Revice Denim showed its spring 2023 collection using vintage looks seen over the years. (Photo Credit: WWD)

Maxwell Osborne, one of the former designers of the fashion brand Public School, created a new line known as AnOnlyChild. In his spring collection at LAFW he pushed out sustainable fashion with his chic and elegant designs.

A Look from Maxwell Osborne’s AnOnlyChild’s Spring 2023 Collection. (Photo Credit: AnOnlyChild)

Sami Miro Vintage presented her sustainable fashion collection in an intimate yet lively atmosphere during LAFW.

A Look from Sami Miro Vintage’s Spring 2023 Collection. (Photo Credit: Nadja Sayej)

Jennifer Zuccarini, the founder and designer behind the intimate label Fleur du Mal, celebrated the brands ten-year anniversary during LAFW.

Fleur Du Mal celebrated their 10 year anniversary at LAFW. (Photo Credit: Sansho)

Overall, the four-day festivities were a strong demonstration of LA’s diverse fashion culture. Many up-and-coming designers and brands were featured, sustainable design was front and center and the fact that California still has domestic production manufacturing capabilities, primarily in downtown Los Angeles (unlike the East coast), it is definitely a place where upstart designers can flourish. Keep your eyes open for the West Coast to give NYFW a run for its money.

So tell us, are you considering your own fashion show? Maybe you should check out LAFW as an option?

PARIS FASHION WEEK SPRING 2023: THE THEATRICS OF IT ALL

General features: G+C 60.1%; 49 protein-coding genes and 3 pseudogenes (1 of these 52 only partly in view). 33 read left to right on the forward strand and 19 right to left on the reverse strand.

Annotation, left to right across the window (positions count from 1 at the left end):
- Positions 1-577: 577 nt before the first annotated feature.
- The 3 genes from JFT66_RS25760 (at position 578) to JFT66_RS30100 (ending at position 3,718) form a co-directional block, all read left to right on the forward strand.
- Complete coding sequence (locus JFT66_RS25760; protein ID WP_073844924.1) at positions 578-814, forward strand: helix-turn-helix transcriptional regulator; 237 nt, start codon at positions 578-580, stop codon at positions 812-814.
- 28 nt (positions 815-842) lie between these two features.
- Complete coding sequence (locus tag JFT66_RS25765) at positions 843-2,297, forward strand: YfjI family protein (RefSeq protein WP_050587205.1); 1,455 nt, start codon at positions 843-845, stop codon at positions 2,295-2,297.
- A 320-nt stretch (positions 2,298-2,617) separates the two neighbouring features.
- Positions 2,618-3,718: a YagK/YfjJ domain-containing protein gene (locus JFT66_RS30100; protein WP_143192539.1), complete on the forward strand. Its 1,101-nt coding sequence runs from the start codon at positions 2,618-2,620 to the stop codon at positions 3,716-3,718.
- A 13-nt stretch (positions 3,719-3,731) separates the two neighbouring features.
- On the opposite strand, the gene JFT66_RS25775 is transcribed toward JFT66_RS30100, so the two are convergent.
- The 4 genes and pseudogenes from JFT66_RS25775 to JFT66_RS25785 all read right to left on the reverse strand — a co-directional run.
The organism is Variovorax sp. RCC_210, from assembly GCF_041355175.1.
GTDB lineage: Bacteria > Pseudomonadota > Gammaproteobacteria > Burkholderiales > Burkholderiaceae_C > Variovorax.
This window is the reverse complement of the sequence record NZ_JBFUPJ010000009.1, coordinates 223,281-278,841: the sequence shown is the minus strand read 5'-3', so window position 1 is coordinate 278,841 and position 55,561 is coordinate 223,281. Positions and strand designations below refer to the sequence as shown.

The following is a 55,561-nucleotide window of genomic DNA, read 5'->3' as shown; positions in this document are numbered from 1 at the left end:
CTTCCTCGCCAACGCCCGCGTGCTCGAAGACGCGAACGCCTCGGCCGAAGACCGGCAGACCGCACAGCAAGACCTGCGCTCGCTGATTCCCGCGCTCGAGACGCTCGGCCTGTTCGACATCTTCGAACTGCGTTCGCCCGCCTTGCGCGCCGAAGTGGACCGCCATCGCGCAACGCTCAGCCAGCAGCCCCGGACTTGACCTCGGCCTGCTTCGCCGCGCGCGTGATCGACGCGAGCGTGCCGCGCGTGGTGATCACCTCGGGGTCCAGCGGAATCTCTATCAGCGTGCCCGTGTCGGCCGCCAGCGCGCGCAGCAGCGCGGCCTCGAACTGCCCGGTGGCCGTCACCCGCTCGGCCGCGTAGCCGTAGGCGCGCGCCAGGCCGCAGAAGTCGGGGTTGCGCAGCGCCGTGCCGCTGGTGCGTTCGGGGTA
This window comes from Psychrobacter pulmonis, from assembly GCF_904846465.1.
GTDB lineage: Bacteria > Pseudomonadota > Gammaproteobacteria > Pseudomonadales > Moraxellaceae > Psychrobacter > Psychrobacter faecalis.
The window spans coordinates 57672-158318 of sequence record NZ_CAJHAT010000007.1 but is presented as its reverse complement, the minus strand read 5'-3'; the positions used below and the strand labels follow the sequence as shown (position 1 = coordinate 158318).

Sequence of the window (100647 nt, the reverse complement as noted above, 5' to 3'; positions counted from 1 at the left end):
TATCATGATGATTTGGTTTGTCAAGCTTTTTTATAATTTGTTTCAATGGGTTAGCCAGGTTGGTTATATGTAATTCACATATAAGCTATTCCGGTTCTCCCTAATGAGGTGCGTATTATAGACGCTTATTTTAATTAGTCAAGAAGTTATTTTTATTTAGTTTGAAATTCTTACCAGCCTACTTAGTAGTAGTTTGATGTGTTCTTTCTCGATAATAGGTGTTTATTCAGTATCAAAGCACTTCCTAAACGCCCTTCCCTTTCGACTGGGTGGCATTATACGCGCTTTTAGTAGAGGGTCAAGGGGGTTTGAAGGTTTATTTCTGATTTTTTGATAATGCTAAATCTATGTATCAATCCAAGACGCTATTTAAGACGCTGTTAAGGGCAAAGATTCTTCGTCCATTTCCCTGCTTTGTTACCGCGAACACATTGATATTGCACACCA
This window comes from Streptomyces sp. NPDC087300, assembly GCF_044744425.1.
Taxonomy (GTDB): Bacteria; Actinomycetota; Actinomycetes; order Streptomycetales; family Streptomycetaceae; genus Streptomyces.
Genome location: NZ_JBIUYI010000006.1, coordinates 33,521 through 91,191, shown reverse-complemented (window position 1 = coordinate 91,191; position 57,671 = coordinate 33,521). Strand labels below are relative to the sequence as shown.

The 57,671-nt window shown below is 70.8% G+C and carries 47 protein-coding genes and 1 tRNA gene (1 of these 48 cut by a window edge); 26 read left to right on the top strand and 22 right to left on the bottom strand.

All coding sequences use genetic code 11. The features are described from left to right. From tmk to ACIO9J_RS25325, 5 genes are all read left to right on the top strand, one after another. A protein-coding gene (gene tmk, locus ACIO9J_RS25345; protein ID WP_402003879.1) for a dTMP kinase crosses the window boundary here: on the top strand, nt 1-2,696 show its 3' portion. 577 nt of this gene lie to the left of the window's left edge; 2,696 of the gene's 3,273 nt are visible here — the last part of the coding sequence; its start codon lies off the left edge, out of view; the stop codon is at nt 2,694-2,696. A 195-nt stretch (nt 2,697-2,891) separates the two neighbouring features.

- - Fashion Shows, Trends

Looks from Dior’s Spring 2023 Show. (Photo Credit: Dior)

Au revoir fashion month! Fashion’s grand finale, Paris Fashion Week, wrapped up Tuesday, Oct. 4th and it was a full 9 days of back-to-back shows, parties, and events. The IRL runway shows were packed with guests and celebrities, and the week was back to pre-pandemic levels. The fashion was magnificent as the French have a flare for the theatrical, ranging from pannier looks (Panniers or side hoops are women’s undergarments worn in the 17th and 18th centuries to extend the width of the skirts at the side while leaving the front and back relatively flat), to asymmetrical hemlines, bra tops, and catsuits.

Paris Fashion Week was filled with just as much excitement on the runways and off.

A look from Loewe’s Spring 2023 Collection. (Photo Credit: Vogue Runway)

At Loewe, guests were sent a red anthurium flower as the invitation as the bold flower appeared on dresses, modelled as bra cups and breastplates made from metal covered in ceramic paint.

A look from Ester Manas’ Spring 2023 Collection. (Photo Credit: Vogue Runway)

Ester Manas celebrated ALL women. Her Spring 2023 show notes stated that ‘Everyone is welcome’, this was clear with the collection’s size-inclusive cast.

Stella McCartney and her models celebrate her Spring 2023 Collection. (Photo Credit: Stella McCartney)

Stella McCartney is one of the biggest designers championing sustainable clothing and this season was her most sustainable collection to date, using 87% conscious materials.

A look from Junya Watababe’s Spring 2023 Collection. (Photo Credit: Vogue Runway)

Junya Watanabe returned to Paris with a bang. The models sported fantastic New Romantic wigs and strutted to a soundtrack of Duran Duran.

A look from Balenciaga’s Spring 2023 Collection. (Photo Credit: Vogue Runway)

The set at Balenciaga was an immense dimly lit mud pit that stank of damp soil as the poor models trudged around the perimeter. The show opened with Ye dressed in a multi-pocketed security guard jacket. Demna Gvasalia, the creative director for the brand, described the set as a ‘metaphor for digging for truth’.